Rashi clearly held that kindling the Shabbat lamp was a mitzvah, one that women, as well as men, were obligated to perform. Thus it seems logical that, if women made a blessing when they performed mitzvot from which they were exempt, surely they must recite a blessing if they perform a mitzvah for which they are obligated. Indeed, Rashi’s grandson, Rabbeinu Tam, declared that lighting the Shabbat lamp required a blessing.
But creating a new blessing is prohibited, so what prayer should be said? The solution was to take the blessing for lighting the Hanukkah menorah, which was in the Talmud, and substitute “Shabbat” for “Hanukkah.” As astonishing as it may seem, the Hanukkah blessing is the original one, a thousand years older than the Shabbat blessing, its derivative.
We know of this new blessing because we have a responsum by Rashi’s granddaughter, Hannah, describing the ritual her mother performed. She explained that in Rashi’s house, the woman first lit the Shabbat lamp and then recited the benediction, whose words are the same ones we say today. Rabbeinu Tam’s decision and his sister Hannah’s responsum were so authoritative that within a hundred years, even women in Sefarad were saying this blessing when they kindled Shabbat lights. Maimonides complained about it but admitted that he couldn’t prevent women from doing so.
Today, when women (and men) light Shabbat candles, they never imagine that the ritual doesn’t come from Sinai, that the blessing was once a source of controversy. And who knows? Maybe nine hundred years in the future Jews will assume that girls have always had a Bat Mitzvah, that women have always studied Talmud, and that there have always been female rabbis.
On July 27, the 29th of Tammuz, I will observe the 909th yahrtzeit of Rabbi Shlomo Yizhaki, better known as Rashi. Normally, an author has no deadline to finish her first novel, but I was determined to get Volume One of Rashi’s Daughters out in July 2005, to take advantage of all the hoopla I expected would commemorate Rashi’s 900th yahrtzeit. As it turned out, I was the only hoopla, but who knows if my historical trilogy about Rashi’s daughters would ever have been published without that impetus?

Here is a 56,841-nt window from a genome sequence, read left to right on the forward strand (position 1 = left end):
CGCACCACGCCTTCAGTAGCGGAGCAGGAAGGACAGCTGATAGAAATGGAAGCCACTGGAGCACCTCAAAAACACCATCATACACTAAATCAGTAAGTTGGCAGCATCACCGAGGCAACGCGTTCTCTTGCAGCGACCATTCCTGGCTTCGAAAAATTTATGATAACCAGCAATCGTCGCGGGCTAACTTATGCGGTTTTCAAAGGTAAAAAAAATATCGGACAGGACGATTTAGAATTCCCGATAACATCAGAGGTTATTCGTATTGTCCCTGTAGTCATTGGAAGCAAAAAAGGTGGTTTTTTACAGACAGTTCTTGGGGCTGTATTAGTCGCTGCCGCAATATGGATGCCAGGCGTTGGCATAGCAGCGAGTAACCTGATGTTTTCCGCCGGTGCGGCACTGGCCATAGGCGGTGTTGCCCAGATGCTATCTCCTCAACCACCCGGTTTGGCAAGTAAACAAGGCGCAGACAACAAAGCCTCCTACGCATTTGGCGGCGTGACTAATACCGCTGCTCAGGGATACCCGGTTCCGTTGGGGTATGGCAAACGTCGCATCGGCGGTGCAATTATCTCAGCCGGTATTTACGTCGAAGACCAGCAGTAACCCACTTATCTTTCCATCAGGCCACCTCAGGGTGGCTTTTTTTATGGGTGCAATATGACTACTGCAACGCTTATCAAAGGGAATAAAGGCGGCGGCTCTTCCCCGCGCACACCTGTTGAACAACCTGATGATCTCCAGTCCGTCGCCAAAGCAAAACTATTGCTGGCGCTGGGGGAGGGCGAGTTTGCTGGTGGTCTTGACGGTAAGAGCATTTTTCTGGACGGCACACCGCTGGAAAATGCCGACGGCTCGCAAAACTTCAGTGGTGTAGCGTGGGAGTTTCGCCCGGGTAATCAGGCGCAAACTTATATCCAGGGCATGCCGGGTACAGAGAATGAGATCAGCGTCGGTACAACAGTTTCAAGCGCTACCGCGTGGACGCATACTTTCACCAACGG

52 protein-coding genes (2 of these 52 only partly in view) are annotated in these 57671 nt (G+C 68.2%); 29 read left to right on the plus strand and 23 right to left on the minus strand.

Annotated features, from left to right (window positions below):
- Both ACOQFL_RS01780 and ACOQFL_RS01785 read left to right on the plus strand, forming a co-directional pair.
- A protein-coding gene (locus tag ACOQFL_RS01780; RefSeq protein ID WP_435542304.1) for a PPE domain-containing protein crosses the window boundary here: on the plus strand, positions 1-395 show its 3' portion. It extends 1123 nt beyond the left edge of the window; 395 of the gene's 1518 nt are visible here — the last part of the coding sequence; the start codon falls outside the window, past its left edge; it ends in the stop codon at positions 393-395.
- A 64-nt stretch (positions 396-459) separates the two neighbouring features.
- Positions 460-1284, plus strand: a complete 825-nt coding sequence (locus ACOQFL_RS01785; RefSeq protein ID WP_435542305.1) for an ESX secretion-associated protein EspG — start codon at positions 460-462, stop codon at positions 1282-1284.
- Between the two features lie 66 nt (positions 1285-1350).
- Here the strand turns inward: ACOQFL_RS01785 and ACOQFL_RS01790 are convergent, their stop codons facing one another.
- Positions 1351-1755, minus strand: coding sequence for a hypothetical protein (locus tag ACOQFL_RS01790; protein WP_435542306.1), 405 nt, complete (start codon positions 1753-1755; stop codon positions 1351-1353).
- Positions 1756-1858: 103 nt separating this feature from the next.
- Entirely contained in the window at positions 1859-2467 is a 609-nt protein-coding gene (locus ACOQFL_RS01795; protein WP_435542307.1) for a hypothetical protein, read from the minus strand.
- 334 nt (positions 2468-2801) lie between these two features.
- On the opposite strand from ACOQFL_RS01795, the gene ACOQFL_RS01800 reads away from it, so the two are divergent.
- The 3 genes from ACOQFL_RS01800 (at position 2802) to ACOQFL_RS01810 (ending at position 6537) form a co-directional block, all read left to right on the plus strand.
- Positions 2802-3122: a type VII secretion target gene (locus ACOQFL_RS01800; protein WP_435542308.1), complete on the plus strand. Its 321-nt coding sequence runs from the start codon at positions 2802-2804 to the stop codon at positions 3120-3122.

While Rashi is justifiably celebrated for his Bible and Talmud commentaries, few Jews know that it was under his authority and that of his Ashkenazi colleagues that Jewish women in medieval France enjoyed power over their own lives that their Sephardic sisters in the so-called “golden age” of Spain could only imagine. These were the days when Jews enjoyed a monopoly on long-distance trade, many traveling as far as the Levant. Jewish merchants became welcome visitors to French estates, buying the estates’ surfeit produce and selling them imported goods. By necessity, Jewish wives assumed the responsibilities of running the home and managing the family business while their husbands were away.
Even before Rashi was born, Jewish women were already the beneficiaries of edicts by Rabbeinu Gershom, which gave them previously unheard-of power in marriage. These prohibited a man from both taking a second wife and divorcing his wife without her consent. In addition, a woman was allowed to initiate divorce and receive a get, even against her husband’s will, and Jewish merchants were expected to give their wives a conditional get when they left on a journey in order to protect them from becoming agunot (chained wife).
Marriage was not the only arena in which the Ashkenaz Jewish woman asserted herself. Many sought to increase their ritual participation by fulfilling those ritual obligations which, according to the Mishnah, women were not obligated to perform—mitzvot aseh she-hazeman grama, the “time-bound positive commandments.” Obvious examples include blowing and hearing the shofar (at Rosh Hashanah), and taking the lulav and dwelling in the sukkah (at Sukkot). Others, perhaps less obvious, are reciting the Shema (said in the morning and at night) and wearing tefillin or tzitzit (worn in the daytime).